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The Institutional Review Board and beyond: Future Challenges to the Ethics of Human Experimentation
Harold Edgar and David J. Rothman
The Milbank Quarterly
Vol. 73, No. 4 (1995), pp. 489-506
Stable URL: http://www.jstor.org/stable/3350283
Page Count: 18
You can always find the topics here!Topics: Institutional review boards, Research ethics, Human experimentation, Ethics committees, Research grants, Funding, Drug regulation, Medical research, Political ethics, Grants
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Over the past two decades, institutional review boards (IRBs) have transformed the conduct of clinical research, in the process protecting human subjects and setting an admirable standard for monitoring the ethics of science. Nevertheless, the very proliferation of these committees, in addition to changing the character and sponsorship of new research, suggests that a "one size fits all" approach to the governance of human experimentation may have outlived its usefulness. It may be time to remove the "I" from the IRB and create a system with greater national oversight. Whether such a change can be accomplished within the current political climate is debatable. But the need for such a shift is becoming increasingly apparent.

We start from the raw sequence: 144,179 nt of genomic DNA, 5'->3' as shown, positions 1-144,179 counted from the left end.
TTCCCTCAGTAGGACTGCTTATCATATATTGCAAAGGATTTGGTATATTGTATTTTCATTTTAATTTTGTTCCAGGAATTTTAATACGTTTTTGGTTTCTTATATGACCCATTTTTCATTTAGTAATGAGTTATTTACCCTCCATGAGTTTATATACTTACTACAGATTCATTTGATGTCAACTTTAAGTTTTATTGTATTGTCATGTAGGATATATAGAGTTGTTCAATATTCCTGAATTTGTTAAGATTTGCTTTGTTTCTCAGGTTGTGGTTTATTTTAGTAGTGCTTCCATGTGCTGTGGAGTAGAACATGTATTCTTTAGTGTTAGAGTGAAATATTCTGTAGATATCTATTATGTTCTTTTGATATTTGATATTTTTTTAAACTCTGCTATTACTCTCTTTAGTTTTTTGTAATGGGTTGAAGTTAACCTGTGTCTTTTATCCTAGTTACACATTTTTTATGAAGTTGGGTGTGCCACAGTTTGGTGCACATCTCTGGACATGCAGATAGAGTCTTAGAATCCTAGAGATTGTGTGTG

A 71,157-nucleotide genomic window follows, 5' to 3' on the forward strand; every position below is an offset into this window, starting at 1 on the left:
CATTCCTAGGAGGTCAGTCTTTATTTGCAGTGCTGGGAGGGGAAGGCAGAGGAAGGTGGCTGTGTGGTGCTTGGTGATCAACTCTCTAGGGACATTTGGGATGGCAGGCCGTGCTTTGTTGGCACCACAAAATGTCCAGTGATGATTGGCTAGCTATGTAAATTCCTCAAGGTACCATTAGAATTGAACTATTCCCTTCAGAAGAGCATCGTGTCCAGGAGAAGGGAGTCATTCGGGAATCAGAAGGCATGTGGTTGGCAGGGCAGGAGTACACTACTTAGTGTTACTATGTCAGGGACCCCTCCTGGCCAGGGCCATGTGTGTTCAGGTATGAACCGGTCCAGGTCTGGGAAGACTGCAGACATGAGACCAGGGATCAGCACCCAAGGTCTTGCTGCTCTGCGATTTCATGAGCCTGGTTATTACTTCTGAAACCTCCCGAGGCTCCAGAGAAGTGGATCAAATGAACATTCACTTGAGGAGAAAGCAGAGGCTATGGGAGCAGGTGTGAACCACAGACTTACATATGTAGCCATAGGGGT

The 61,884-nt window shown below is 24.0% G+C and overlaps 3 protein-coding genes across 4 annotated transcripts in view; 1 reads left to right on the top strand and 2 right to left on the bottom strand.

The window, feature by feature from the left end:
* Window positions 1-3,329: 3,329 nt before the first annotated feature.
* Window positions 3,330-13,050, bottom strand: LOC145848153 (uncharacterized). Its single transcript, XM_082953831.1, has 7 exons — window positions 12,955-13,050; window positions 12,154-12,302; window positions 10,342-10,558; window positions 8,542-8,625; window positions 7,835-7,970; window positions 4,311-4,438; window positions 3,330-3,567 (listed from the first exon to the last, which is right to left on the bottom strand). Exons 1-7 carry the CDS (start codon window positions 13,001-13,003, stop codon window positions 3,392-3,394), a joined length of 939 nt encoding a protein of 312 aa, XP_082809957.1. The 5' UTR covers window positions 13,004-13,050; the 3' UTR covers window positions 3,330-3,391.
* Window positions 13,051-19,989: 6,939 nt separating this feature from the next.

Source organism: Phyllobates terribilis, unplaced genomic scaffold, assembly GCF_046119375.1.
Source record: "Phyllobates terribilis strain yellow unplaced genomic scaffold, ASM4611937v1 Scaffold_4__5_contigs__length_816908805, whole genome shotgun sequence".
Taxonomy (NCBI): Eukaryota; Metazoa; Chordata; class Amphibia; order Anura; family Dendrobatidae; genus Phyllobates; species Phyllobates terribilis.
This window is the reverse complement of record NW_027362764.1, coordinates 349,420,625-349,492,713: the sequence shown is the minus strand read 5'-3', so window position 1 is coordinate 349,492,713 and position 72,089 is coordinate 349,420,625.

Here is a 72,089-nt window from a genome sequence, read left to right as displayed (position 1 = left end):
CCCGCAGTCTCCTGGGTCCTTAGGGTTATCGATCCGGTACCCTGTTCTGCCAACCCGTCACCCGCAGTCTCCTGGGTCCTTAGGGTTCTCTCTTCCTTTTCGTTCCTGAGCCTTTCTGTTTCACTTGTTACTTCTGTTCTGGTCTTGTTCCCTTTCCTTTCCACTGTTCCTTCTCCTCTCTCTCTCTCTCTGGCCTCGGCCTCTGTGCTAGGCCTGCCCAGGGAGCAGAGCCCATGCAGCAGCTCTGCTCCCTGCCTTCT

The Milbank Quarterly © 1995 Milbank Memorial Fund